Bangsamoro Autonomous Region in Muslim Mindanao’s (BARMM) history can be traced
back to more than 500 years, wherein
Bangsamoro was used to refer to people who were predominantly Muslim and indigenous people. While BARMM’s
culture is known to be bound together by their
conformity to the Islamic faith,
they also share the goal of pushing
back their long-standing challenge: conflict.
long-standing challenge of conflict has caused the region to fall into a state
of neglect, where the lack of
equitable access to food and proper sanitation has deprived residents of proper
health and nutrition. Batang Matatag,
a movement supported by Save the Children Philippines and Erceflora Kiddie attempts to address this by
improving the health and nutrition status of children starting with BARMM’s
Bajau community in Iligan City and
the municipality of Marantao, Lanao del Sur.
to Edwin Horca, Team Lead for BARMM of Save the Children Philippines, “BARMM
would always rank one of the highest in terms of poverty incidence, and it has
been for the longest time the most neglected region. That is why in this area
they have been struggling in terms of finding lasting peace, and most specially
really hitting the developmental milestones that is expected of any region.”
In the face of dispute, the region is home to
over 1.8 million Filipino children, and it fosters a unique and diverse
way of life, which can be enhanced
with the support of Batang Matatag.
Nomads of the Sea
The Bajau tribe from Mindanao were
also known as sea gypsies for inhabiting the coastlines and travelling by boat from one island
to another in search of fishing harvest. Despite their nomadic nature,
they’re still often displaced due to the ongoing conflict. Though still
a proud and hardworking tribe, they continue
to struggle finding their
place on land.
With 151 Bajau households living in Barangay
Tambacan, they continue to have issues accessing their basic needs due to a lack of income and livelihood opportunities and the impact
of natural and human- induced disasters.
we started to work with the Bajau community, we saw that they are struggling
even at the barangay level,”
said Horca. “Their
access to food is already
a challenge since
the parents are not always
lucky when trying to get jobs in the fish port, and since they also lack
skills, they wouldn’t be given opportunities to be employed,” he added.
People of the Lake
is a municipality in the province of Lanao del Sur and is one of the closest to
Lake Lanao. It is also home to the last remaining habitable Torogan, which is a traditional ancestral house built by the Maranao people
of Lanao for the nobility.
Marantao’s colorful history, the community remains impoverished. They continue
to struggle with clean water and
sanitation access. “When we checked their facilities, we noticed that they get their water directly
from Lake Lanao.
When asked if they get sick from the water,
they said they would experience diarrhea at first,
but now have already adapted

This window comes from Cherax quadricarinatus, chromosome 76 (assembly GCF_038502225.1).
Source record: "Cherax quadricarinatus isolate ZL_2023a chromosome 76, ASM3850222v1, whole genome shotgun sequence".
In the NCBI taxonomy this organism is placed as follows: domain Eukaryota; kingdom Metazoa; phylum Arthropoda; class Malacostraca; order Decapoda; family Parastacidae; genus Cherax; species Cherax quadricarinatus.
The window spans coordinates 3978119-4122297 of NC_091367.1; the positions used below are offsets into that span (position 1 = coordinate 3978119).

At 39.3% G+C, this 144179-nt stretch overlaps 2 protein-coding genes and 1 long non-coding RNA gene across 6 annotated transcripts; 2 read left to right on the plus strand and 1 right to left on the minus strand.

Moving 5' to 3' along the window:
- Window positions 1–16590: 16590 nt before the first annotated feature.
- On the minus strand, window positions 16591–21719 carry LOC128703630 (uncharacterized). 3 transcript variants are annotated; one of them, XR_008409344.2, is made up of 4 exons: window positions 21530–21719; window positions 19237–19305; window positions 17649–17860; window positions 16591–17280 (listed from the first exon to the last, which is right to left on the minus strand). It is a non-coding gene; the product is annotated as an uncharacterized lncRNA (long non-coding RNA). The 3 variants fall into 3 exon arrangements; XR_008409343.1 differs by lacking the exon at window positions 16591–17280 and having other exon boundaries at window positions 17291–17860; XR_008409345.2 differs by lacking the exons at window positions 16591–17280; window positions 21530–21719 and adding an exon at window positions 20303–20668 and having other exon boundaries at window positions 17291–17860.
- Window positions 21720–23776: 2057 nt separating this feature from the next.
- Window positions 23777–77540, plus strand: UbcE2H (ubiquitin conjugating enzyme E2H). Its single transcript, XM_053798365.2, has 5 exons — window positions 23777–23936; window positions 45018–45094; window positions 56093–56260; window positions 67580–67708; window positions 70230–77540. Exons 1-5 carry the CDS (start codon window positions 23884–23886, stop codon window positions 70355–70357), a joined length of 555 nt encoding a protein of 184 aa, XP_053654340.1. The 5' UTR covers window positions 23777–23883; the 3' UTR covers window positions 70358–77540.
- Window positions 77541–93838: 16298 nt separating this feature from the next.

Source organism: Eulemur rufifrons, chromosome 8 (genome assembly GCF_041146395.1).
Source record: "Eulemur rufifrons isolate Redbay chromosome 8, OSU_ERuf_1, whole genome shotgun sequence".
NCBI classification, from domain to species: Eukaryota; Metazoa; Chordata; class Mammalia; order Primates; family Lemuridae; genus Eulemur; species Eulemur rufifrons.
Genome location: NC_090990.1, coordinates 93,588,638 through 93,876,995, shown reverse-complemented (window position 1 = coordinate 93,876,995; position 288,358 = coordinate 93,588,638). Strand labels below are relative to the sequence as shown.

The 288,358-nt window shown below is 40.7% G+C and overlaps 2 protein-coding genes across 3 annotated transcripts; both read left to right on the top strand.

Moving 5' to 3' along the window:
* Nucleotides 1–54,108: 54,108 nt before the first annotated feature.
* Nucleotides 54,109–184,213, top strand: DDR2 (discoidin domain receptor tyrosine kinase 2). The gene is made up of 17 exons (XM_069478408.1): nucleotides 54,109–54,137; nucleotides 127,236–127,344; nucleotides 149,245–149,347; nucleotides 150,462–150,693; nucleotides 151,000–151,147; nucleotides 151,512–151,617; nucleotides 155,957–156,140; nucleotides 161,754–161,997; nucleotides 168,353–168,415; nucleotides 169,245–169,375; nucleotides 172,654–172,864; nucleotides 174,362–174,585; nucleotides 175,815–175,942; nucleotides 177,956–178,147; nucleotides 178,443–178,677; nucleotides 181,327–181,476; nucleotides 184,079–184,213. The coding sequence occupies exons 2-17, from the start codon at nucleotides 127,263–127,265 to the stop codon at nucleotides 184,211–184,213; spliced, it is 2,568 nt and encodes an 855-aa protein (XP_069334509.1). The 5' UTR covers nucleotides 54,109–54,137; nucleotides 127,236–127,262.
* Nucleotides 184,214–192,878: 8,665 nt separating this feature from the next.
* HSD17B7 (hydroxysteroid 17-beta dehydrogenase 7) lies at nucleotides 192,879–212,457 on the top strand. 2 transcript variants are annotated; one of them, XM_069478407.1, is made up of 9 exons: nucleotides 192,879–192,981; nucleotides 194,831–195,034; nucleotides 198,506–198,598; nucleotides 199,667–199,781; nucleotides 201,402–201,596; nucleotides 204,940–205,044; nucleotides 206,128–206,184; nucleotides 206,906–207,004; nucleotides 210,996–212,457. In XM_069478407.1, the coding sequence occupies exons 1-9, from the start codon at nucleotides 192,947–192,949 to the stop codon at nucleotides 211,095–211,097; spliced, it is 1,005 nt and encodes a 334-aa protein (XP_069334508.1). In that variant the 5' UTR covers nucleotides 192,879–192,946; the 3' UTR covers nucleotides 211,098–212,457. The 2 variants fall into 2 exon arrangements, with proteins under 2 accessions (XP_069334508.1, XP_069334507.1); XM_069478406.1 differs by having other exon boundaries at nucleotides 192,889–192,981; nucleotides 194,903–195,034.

to it. "We actually told them they’re
putting the young ones
at risk,” Horca shared.
Their condition worsened when the pandemic hit the province.
the COVID-19 pandemic struck, they were further isolated and were not able to
access the government-provided
support to meet their day-to-day
needs,” he remarked.
Diamond in the rough
Despite the challenges the communities face,
they remain positive and motivated to rise above their plight and bring back the vibrance the region had with the right assistance and means, which is where
Batang Matatag comes in.
“Batang Matatag forms part of Save the
Children Philippines’ Life Changer for Children program. It aims to reach children and communities who
are most impacted by inequality and discrimination. It addresses issues confronted by children and their communities
and seek innovative and sustainable solutions through
a child-centered whole of
society approach,” Horca underscored.
Part of the movement’s co-design process is
to empower the communities to realize what change they want through the process called ‘visioning’. From there the
communities will be organized into committees who will
act as representatives for any
intervention planning that will occur.
“Batang Matatag is an advocate
for these communities. Aside from the technical assistance that we will be
providing, we also want to provide an avenue for the members to voice out their
concerns, share their insights, and
recommend solutions that will be beneficial to them in the long run,” said J
Ann Mirasol, from the makers
of Erceflora Kiddie.
Horca adds that Batang Matatag’s
goal is to make the communities realize that they can reach their
maximum potential mainly
through their own doing with only minimal
help from sponsors.
“We would like to create breakthroughs for
children, where all of them survive and thrive, learn, and are always protected. As we journey
with them, we must help them be empowered enough to create a community that is more inclusive and respectful of the rights
of children; and after we have promoted
and developed champions within the communities, then they themselves can
promote and advocate their own needs,”
Marantao and the Bajau community’s strong resolve to improve their lives shows
the region’s potential
for development and the residents’ determination to restore
their region and culture to its former
glory with the right champions.
Mirasol encourages the public to be one of
the right champions for these communities too, “To help Marantao and the Bajau community in Iligan City reach their
maximum potential, a portion of every Erceflora Kiddie
purchase will be donated to Batang
Matatag,” she concluded.